In the last several years, record labels have been adding Web links, videos and other promotional material, although such content remains the exception rather than the rule.
However, as labels have increased their interest in copy protected CDs, they have increasingly looked to this second session as a way to ameliorate consumer concerns. Providing digital tracks that can be transferred to a computer, copied to an MP3 player, and ultimately even burned onto a CD will defang critics who say copy protection eliminates consumers' flexibility to use their own music, the labels say.
For at least the last year, the leading technology companies working on copy protection, including Macrovision and SunnComm Technologies, have already been planning to use the Microsoft Windows Media format for this second session content. Many CD production facilities have already installed technology for adding Windows Media Audio files to CDs.
As a result, Microsoft's toolkit falls into an industry already heading Redmond's way. What it may potentially change is vendor relationships. Labels had already been working with the technology companies such as Macrovision for the full copy protection package. Now they could theoretically split their attention, buying the basic copy protection technology from companies like Macrovision, and the second session media technology from Microsoft.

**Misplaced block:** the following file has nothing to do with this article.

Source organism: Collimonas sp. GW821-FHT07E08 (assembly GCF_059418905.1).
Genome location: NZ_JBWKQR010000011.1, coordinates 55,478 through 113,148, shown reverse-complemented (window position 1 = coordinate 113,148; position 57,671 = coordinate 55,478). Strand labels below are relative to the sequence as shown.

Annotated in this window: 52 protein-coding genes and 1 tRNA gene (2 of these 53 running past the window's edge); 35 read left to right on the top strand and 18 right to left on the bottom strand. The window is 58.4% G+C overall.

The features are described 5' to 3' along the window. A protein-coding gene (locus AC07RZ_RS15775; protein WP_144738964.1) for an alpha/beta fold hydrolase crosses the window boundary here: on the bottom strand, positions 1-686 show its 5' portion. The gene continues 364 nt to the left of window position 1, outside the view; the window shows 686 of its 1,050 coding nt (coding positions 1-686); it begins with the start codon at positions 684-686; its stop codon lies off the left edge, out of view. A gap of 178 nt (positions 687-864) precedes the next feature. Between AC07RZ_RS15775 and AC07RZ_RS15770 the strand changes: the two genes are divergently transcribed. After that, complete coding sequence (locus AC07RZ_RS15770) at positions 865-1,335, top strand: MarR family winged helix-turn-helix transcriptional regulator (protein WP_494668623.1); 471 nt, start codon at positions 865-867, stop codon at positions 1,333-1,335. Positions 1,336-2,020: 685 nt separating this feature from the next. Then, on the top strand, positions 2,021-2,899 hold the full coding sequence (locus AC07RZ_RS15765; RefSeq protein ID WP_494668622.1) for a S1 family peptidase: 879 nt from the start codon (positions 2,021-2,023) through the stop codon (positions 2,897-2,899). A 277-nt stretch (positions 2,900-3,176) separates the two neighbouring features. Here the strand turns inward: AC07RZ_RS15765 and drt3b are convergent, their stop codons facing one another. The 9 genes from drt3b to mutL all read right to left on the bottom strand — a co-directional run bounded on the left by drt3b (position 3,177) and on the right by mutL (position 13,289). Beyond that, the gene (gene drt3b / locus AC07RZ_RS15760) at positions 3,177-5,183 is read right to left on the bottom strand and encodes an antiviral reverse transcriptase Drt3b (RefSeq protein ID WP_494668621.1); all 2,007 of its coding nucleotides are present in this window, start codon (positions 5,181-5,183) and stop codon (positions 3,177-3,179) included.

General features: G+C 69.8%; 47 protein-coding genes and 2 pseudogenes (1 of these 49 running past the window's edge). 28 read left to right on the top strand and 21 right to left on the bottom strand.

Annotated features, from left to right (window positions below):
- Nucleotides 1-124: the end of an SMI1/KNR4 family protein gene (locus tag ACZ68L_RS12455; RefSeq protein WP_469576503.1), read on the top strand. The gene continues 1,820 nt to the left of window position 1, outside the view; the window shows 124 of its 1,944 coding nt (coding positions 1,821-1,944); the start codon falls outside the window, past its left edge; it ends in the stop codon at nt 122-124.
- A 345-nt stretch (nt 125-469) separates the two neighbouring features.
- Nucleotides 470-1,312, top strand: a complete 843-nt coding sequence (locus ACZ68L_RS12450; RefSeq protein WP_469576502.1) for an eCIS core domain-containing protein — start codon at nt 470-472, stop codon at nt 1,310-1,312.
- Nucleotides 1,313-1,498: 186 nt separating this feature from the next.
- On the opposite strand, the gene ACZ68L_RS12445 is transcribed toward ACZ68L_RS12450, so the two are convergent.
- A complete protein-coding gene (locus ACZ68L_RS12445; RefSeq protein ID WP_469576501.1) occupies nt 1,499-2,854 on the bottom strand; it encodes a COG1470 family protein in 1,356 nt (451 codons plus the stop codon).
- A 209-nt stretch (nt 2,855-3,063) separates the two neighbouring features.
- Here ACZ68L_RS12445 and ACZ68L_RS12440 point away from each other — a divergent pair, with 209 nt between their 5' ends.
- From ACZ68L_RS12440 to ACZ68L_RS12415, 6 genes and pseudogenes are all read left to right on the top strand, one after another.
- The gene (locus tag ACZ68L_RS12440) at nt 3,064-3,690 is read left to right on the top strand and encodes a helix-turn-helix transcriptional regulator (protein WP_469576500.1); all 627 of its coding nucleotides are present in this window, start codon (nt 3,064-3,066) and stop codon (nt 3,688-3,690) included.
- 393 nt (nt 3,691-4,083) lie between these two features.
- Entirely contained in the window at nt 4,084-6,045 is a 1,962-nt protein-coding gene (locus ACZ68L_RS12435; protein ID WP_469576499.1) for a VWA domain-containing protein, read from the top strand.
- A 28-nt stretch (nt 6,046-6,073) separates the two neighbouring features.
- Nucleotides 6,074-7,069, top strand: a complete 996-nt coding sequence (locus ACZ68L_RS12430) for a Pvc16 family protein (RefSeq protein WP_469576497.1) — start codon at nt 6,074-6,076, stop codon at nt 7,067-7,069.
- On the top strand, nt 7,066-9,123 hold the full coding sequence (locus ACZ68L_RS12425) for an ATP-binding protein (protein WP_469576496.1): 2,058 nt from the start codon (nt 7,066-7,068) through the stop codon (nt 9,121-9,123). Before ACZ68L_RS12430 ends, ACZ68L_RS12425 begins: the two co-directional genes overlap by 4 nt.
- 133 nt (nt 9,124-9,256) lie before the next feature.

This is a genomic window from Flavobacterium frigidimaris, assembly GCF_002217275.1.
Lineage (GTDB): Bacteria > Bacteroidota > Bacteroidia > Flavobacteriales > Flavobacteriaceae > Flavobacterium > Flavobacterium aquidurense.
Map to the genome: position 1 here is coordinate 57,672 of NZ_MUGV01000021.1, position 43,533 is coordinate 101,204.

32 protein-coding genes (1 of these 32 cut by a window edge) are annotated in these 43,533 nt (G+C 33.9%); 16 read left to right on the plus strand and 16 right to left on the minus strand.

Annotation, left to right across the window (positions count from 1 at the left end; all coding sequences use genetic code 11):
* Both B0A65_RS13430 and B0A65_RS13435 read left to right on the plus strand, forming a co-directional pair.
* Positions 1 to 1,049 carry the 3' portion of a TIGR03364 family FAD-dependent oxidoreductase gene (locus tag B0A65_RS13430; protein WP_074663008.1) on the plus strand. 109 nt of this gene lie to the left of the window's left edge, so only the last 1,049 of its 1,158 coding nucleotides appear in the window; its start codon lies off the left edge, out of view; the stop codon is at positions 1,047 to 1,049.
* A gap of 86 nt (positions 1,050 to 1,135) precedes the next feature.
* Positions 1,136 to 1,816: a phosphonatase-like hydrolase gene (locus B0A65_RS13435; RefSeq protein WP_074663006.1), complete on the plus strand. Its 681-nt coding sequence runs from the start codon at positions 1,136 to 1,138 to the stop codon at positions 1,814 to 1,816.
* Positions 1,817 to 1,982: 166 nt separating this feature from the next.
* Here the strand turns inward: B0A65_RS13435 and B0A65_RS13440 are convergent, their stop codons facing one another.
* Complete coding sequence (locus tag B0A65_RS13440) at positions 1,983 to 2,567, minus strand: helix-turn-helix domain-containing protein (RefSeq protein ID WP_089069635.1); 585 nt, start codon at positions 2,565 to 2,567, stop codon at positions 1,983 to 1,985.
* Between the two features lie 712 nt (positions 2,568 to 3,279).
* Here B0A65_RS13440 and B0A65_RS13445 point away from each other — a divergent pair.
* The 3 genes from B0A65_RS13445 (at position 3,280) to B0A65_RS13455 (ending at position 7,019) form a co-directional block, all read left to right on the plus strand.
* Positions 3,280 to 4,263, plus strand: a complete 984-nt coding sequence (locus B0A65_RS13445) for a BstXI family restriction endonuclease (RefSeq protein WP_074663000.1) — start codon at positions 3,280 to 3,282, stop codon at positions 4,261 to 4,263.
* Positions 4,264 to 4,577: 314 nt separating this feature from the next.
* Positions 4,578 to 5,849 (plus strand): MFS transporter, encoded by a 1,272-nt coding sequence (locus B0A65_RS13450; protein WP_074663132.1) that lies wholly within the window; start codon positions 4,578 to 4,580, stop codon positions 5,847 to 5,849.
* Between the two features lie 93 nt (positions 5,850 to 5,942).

Deciphering Microsoft's motives is not as easy as during the so-called browser wars, when the software giant used exclusive contracts and hard ties between Internet Explorer and the Windows operating system to crush rival Netscape Communications.
For one thing, there is nothing totally exclusive about the DRM toolkit giveaway. Music labels would use the technology to create a second session on a CD, containing DRM-protected music pre-ripped in Windows Media Audio format, lyrics, album art and other extras. The first session, conforming to the usual standard, would be unaltered by the process.